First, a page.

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Flashcards in Pharmacokinetics II Deck (16):

What is the purpose of metabolism (biotransformation)?

- decrease lipid solubility (i.e., make a drug more water soluble)
- increase ionization


What event is caused by biotransformation?

increased body excretion


What are three mechanisms/purposes of biotransformation?

- lipophilic --> hydrophilic
- active drug --> metabolite
(metabolites can act as an active drug, active toxicant, or be inactive)
- pro-drug --> active drug


How does metabolism occur?

Phase I
- reactions include oxidation (CYP 450), reduction, deamination, and hydrolysis

Phase II
- reactions that involve addition (i.e., conjugation) of subgroups to -OH, -NH2, and -SH functional groups on a drug molecule


What is biotransformation?

- process by which chemicals (drugs) are modified by the organism
- usually occurs by enzymatic reaction
- present for endogenous as well as exogenous substrates (vitamins, steroids, hormones, drugs, etc.)


What are three mechanisms of metabolism (alteration of drug)?

- lipophilic to hydrophilic
- first pass effect (oral administration)
- cytochrome P450


Why is biotransformation necessary?

If no biotransformation, drugs/substances will stay in body for much longer; biotransformation can eliminate them from the body in hours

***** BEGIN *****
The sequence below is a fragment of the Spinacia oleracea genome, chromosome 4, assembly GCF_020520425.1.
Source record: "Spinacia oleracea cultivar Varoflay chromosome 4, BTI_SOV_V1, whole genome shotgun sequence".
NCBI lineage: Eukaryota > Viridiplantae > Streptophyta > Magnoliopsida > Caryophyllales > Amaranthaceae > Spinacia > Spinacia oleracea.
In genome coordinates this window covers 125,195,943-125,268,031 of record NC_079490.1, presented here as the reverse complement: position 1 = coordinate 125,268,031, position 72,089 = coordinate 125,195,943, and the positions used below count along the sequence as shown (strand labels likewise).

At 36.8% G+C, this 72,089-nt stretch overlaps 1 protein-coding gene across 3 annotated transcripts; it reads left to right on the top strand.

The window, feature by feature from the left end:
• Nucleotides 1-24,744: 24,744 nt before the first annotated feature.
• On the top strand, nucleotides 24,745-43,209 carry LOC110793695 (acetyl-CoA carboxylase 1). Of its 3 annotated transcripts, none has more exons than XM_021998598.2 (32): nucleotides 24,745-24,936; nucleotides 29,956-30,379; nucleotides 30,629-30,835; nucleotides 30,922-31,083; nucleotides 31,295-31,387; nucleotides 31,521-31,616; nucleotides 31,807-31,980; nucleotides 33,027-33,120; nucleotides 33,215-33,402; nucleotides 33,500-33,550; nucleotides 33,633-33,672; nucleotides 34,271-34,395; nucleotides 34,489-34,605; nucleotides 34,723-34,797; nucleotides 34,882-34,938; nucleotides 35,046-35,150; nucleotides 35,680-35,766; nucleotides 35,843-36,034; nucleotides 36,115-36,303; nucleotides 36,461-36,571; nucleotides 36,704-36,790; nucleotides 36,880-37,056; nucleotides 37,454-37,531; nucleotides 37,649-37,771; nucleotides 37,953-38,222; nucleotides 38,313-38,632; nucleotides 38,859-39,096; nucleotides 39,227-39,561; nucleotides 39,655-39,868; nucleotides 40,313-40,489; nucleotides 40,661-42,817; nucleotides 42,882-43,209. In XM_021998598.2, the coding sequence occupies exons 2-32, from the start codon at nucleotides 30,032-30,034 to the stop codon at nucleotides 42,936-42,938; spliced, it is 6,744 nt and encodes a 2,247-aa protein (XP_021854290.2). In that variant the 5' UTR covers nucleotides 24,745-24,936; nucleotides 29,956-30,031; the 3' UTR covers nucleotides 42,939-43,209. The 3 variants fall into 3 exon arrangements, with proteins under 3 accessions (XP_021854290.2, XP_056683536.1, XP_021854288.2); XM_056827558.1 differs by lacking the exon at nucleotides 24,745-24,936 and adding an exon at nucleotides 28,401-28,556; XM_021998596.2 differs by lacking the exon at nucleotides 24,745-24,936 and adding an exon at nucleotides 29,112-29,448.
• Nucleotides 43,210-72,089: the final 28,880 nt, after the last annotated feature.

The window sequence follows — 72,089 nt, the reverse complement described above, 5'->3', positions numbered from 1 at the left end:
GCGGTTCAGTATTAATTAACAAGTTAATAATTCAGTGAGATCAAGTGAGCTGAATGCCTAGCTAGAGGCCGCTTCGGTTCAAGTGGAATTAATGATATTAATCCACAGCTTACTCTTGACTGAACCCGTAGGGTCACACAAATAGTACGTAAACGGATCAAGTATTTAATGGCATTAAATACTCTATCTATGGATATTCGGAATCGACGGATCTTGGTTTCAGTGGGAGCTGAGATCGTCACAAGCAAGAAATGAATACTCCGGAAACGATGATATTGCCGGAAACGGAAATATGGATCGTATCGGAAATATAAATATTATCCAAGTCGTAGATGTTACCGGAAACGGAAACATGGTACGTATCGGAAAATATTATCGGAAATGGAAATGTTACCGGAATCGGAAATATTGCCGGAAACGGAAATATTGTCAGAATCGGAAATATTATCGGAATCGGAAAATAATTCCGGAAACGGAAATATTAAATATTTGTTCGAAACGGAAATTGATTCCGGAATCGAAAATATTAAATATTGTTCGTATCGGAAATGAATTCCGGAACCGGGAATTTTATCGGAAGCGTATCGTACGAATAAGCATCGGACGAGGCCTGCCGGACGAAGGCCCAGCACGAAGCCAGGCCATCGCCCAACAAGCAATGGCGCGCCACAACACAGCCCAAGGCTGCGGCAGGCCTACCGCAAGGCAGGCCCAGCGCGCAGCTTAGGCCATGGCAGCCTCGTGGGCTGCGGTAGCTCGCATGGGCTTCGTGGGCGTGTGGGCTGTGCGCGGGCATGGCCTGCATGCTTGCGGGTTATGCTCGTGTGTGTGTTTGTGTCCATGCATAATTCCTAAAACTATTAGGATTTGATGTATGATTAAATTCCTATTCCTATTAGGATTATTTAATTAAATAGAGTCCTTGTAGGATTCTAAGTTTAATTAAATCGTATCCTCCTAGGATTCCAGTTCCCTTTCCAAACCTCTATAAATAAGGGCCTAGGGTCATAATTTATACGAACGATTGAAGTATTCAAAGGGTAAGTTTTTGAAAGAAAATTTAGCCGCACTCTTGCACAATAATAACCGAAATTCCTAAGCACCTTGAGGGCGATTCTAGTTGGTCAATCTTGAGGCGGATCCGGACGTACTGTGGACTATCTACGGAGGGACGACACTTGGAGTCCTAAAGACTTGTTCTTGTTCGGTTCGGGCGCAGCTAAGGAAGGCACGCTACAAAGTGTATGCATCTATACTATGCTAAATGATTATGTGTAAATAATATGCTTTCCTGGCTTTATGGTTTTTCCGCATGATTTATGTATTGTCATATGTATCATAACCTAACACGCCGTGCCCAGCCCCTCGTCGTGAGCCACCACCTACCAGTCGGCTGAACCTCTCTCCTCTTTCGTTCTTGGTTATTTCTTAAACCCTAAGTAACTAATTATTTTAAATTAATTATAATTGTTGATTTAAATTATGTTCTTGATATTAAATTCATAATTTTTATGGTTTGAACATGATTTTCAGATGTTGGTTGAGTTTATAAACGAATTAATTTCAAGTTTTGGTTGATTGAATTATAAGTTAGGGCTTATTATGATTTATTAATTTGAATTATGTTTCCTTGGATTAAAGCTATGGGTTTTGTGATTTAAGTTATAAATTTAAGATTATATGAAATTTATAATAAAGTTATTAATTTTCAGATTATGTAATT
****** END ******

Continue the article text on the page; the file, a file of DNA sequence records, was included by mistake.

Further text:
How does the first-pass effect, and subsequent liver passes, affect a drug?

the drug passes through the liver several times, more and more gets metabolized and eventually eliminated


What is path of blood circulation (first-pass)?

Oral administration --> GI Tract --> absorbed into portal vein --> Liver --> Hepatic Vein --> heart --> aorta:

-->hepatic artery --> liver -->....
--> i) celiac artery; ii) superior & inferior mesenteric arteries --> GI Tract -->....


What is the importance of biotransformation?

- a key determinate of therapeutic half-life
- may produce "active metabolite"
- site of "drug-drug interaction" (drugs can increase half life of another drug/increase metabolism, inhibit other drugs, etc.)
- produces toxic metabolites for intermediates


What are the results of biotransformation?

- stops pharmacological effect (of parent drug); with the exception of production of an active metabolite
- restricts distribution (remains in plasma, filtered by kidney)
- facilitates excretion


What are the key organs involved in biotransformation - high capacity?



What are the key organs involved in biotransformation - medium capacity?

intestine, lung, kidneys


What are the key organs involved in biotransformation - low capacity?

skin, testis, placenta, adrenals

*not that significant relative to liver


Is the brain involved in biotransformation?

functional activity of enzymes for metabolism in brain is not clear right now - don't know much


Biotransformation can make a drug more hydrophilic, what is the result of this?

because it becomes hydrophilic, it does not cross biologic membranes very well, so stays in kidney and is excreted in the urine